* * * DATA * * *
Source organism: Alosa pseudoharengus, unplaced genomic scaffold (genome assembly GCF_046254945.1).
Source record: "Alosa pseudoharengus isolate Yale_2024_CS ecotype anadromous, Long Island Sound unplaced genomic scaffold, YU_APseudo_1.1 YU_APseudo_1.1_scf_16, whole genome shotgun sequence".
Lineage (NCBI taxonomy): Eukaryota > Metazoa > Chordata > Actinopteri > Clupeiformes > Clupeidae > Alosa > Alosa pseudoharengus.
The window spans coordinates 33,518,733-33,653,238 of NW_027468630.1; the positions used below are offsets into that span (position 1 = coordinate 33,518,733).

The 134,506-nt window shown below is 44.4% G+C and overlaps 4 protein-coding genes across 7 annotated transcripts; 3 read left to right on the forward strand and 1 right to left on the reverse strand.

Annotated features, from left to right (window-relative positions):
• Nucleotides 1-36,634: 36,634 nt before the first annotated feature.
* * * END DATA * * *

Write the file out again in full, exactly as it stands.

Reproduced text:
Source organism: Alosa pseudoharengus, unplaced genomic scaffold (genome assembly GCF_046254945.1).
Source record: "Alosa pseudoharengus isolate Yale_2024_CS ecotype anadromous, Long Island Sound unplaced genomic scaffold, YU_APseudo_1.1 YU_APseudo_1.1_scf_16, whole genome shotgun sequence".
Lineage (NCBI taxonomy): Eukaryota > Metazoa > Chordata > Actinopteri > Clupeiformes > Clupeidae > Alosa > Alosa pseudoharengus.
The window spans coordinates 33,518,733-33,653,238 of NW_027468630.1; the positions used below are offsets into that span (position 1 = coordinate 33,518,733).

The 134,506-nt window shown below is 44.4% G+C and overlaps 4 protein-coding genes across 7 annotated transcripts; 3 read left to right on the forward strand and 1 right to left on the reverse strand.

Annotated features, from left to right (window-relative positions):
• Nucleotides 1-36,634: 36,634 nt before the first annotated feature.